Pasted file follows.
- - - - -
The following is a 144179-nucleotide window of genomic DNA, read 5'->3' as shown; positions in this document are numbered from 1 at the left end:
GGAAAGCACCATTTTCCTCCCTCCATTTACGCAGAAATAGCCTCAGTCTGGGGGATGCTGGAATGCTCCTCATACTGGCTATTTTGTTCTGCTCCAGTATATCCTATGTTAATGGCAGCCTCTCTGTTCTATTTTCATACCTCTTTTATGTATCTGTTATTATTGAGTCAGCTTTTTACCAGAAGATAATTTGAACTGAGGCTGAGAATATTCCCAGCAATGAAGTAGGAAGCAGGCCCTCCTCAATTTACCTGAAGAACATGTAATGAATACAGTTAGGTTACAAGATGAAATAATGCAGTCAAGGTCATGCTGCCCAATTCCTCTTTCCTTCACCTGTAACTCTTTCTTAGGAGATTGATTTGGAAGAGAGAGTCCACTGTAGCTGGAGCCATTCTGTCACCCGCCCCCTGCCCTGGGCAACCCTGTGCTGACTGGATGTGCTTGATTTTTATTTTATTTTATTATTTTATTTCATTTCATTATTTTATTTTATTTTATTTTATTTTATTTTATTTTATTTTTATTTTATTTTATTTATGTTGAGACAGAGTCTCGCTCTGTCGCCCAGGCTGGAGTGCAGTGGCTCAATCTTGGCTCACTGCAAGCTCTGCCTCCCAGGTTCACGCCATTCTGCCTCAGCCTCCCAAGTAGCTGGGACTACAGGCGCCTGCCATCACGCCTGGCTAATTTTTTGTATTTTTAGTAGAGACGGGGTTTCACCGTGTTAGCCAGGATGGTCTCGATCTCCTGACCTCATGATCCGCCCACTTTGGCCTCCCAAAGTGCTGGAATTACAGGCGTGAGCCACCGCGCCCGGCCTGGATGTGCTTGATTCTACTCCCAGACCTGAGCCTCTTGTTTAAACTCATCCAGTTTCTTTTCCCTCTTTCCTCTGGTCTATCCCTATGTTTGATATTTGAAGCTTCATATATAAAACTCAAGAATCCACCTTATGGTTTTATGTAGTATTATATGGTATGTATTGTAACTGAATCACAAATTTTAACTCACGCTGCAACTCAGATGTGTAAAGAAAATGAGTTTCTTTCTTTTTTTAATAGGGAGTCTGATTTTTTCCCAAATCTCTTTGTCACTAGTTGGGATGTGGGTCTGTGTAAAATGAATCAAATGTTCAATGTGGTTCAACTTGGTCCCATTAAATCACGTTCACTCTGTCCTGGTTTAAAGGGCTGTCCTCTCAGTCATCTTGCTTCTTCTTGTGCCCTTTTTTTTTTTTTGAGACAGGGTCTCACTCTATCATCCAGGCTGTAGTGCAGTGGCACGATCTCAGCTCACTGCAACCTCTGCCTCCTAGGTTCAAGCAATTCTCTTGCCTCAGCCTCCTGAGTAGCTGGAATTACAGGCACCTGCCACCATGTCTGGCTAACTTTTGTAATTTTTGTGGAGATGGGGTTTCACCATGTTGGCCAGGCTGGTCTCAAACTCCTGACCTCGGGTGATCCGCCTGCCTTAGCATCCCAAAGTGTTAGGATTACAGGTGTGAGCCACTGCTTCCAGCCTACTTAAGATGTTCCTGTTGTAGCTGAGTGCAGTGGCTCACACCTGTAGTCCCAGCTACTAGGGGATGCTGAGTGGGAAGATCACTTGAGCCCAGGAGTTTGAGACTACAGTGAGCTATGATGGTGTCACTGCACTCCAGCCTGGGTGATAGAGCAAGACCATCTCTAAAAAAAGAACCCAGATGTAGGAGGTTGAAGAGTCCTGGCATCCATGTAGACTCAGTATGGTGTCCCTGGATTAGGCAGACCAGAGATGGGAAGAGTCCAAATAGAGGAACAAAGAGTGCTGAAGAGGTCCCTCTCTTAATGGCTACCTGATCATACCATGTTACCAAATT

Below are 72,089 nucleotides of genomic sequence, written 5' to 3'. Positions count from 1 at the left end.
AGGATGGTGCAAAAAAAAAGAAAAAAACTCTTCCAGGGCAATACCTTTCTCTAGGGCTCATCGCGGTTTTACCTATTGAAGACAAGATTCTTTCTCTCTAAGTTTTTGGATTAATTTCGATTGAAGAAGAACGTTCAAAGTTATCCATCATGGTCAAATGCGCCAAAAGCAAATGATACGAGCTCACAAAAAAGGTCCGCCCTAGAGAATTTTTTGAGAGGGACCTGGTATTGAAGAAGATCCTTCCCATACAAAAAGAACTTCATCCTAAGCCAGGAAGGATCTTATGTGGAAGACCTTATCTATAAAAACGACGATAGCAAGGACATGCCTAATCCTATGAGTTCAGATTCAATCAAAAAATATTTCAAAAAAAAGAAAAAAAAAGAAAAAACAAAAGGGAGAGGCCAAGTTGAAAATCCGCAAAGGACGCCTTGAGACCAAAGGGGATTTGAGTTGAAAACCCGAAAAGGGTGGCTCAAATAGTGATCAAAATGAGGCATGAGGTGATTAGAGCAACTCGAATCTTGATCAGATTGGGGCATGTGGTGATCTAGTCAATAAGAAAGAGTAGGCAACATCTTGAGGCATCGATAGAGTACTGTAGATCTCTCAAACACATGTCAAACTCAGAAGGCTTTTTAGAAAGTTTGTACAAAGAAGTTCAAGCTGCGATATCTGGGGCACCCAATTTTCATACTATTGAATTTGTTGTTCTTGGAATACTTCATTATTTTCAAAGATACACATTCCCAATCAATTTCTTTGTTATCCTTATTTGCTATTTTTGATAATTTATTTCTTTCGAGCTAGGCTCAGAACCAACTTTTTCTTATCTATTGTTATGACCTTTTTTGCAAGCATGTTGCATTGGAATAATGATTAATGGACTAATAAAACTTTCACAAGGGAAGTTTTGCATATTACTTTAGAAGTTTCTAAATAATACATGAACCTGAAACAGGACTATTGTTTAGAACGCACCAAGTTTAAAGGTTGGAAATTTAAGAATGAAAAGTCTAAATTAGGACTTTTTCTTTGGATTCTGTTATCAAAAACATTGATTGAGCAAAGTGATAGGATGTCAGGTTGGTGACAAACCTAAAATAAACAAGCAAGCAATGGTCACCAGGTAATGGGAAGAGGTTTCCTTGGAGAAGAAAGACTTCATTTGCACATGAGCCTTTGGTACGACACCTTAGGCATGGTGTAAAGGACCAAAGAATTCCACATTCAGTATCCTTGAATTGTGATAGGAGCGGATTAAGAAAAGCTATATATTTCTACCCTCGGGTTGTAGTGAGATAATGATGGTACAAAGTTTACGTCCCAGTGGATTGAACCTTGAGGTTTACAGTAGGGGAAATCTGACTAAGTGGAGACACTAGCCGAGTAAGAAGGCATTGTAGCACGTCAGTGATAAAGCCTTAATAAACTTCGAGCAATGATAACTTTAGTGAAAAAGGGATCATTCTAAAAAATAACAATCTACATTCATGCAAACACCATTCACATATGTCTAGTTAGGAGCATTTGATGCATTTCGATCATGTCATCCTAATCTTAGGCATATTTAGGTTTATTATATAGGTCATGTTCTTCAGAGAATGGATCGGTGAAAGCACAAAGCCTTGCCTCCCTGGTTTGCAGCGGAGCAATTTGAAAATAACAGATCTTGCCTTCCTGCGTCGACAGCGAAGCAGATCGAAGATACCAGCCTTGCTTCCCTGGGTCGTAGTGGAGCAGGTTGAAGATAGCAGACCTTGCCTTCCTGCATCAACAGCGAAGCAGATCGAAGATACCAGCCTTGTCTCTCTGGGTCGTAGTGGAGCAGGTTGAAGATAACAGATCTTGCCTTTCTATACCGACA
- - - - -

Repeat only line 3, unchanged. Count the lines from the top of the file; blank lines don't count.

Below are 72,089 nucleotides of genomic sequence, written 5' to 3'. Positions count from 1 at the left end.